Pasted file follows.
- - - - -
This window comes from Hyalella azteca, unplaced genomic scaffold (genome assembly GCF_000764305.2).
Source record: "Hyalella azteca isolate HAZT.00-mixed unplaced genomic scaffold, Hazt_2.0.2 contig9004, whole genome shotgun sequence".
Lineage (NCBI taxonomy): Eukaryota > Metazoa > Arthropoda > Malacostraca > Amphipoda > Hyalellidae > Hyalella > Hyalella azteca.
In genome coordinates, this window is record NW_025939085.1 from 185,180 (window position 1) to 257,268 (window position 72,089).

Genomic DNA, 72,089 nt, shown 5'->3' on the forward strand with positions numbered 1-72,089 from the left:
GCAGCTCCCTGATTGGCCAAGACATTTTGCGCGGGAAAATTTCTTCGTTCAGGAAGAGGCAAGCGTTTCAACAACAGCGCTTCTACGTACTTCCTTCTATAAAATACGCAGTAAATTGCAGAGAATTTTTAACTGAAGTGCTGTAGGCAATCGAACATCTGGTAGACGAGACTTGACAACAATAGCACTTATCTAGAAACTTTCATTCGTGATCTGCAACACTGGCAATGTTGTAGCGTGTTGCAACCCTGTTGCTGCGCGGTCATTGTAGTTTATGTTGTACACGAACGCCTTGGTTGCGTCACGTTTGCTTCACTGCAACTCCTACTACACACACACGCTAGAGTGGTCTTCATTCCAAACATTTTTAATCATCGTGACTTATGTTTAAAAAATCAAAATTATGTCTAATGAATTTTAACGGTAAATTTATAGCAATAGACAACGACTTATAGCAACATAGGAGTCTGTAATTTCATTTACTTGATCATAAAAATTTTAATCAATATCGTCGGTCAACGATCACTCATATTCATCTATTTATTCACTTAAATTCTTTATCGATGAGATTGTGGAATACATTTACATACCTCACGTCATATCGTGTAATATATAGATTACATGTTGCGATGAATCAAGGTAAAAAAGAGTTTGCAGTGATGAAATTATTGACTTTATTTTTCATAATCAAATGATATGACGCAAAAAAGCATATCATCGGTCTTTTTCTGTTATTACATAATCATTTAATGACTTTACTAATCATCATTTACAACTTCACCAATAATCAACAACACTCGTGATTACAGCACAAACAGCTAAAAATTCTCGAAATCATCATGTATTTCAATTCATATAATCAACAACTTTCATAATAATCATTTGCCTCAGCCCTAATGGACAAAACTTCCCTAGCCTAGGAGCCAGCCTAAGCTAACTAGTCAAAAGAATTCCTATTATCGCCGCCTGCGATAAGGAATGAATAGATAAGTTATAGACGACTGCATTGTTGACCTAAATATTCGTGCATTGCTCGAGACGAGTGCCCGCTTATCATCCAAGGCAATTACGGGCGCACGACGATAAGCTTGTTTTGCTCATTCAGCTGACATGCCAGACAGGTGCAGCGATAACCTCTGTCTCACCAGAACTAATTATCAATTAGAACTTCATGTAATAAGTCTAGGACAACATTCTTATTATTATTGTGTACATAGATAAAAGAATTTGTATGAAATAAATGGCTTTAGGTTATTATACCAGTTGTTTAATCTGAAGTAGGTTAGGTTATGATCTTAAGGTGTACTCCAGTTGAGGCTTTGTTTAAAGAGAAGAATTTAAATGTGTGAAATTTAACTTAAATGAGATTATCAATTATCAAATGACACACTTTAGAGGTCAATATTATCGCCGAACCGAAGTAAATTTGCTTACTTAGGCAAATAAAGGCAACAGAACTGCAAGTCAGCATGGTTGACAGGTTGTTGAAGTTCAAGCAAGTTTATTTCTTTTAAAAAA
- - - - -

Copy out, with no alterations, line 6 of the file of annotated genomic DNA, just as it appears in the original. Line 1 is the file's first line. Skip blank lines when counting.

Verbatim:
GCAGCTCCCTGATTGGCCAAGACATTTTGCGCGGGAAAATTTCTTCGTTCAGGAAGAGGCAAGCGTTTCAACAACAGCGCTTCTACGTACTTCCTTCTATAAAATACGCAGTAAATTGCAGAGAATTTTTAACTGAAGTGCTGTAGGCAATCGAACATCTGGTAGACGAGACTTGACAACAATAGCACTTATCTAGAAACTTTCATTCGTGATCTGCAACACTGGCAATGTTGTAGCGTGTTGCAACCCTGTTGCTGCGCGGTCATTGTAGTTTATGTTGTACACGAACGCCTTGGTTGCGTCACGTTTGCTTCACTGCAACTCCTACTACACACACACGCTAGAGTGGTCTTCATTCCAAACATTTTTAATCATCGTGACTTATGTTTAAAAAATCAAAATTATGTCTAATGAATTTTAACGGTAAATTTATAGCAATAGACAACGACTTATAGCAACATAGGAGTCTGTAATTTCATTTACTTGATCATAAAAATTTTAATCAATATCGTCGGTCAACGATCACTCATATTCATCTATTTATTCACTTAAATTCTTTATCGATGAGATTGTGGAATACATTTACATACCTCACGTCATATCGTGTAATATATAGATTACATGTTGCGATGAATCAAGGTAAAAAAGAGTTTGCAGTGATGAAATTATTGACTTTATTTTTCATAATCAAATGATATGACGCAAAAAAGCATATCATCGGTCTTTTTCTGTTATTACATAATCATTTAATGACTTTACTAATCATCATTTACAACTTCACCAATAATCAACAACACTCGTGATTACAGCACAAACAGCTAAAAATTCTCGAAATCATCATGTATTTCAATTCATATAATCAACAACTTTCATAATAATCATTTGCCTCAGCCCTAATGGACAAAACTTCCCTAGCCTAGGAGCCAGCCTAAGCTAACTAGTCAAAAGAATTCCTATTATCGCCGCCTGCGATAAGGAATGAATAGATAAGTTATAGACGACTGCATTGTTGACCTAAATATTCGTGCATTGCTCGAGACGAGTGCCCGCTTATCATCCAAGGCAATTACGGGCGCACGACGATAAGCTTGTTTTGCTCATTCAGCTGACATGCCAGACAGGTGCAGCGATAACCTCTGTCTCACCAGAACTAATTATCAATTAGAACTTCATGTAATAAGTCTAGGACAACATTCTTATTATTATTGTGTACATAGATAAAAGAATTTGTATGAAATAAATGGCTTTAGGTTATTATACCAGTTGTTTAATCTGAAGTAGGTTAGGTTATGATCTTAAGGTGTACTCCAGTTGAGGCTTTGTTTAAAGAGAAGAATTTAAATGTGTGAAATTTAACTTAAATGAGATTATCAATTATCAAATGACACACTTTAGAGGTCAATATTATCGCCGAACCGAAGTAAATTTGCTTACTTAGGCAAATAAAGGCAACAGAACTGCAAGTCAGCATGGTTGACAGGTTGTTGAAGTTCAAGCAAGTTTATTTCTTTTAAAAAA